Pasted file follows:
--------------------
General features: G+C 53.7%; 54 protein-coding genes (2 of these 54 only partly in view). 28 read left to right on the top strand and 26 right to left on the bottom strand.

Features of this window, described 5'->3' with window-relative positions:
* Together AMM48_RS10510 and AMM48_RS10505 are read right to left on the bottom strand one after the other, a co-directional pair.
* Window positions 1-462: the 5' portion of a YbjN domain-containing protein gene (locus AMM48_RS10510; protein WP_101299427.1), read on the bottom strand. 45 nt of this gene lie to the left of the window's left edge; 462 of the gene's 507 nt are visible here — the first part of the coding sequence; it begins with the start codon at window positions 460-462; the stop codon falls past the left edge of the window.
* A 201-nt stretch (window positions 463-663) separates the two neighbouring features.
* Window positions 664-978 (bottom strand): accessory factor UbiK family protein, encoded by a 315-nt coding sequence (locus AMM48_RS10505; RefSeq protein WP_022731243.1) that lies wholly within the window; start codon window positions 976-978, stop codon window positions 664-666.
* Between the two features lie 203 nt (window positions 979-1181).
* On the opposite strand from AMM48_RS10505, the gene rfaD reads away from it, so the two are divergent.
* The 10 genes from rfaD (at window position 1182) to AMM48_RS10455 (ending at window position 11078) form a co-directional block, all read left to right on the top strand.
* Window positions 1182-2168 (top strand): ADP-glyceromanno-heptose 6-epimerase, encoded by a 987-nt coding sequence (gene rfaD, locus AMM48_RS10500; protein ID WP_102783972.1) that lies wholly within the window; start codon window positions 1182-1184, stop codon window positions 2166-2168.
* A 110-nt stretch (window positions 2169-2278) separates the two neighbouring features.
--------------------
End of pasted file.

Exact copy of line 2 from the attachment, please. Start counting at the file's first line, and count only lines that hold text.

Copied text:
Features of this window, described 5'->3' with window-relative positions: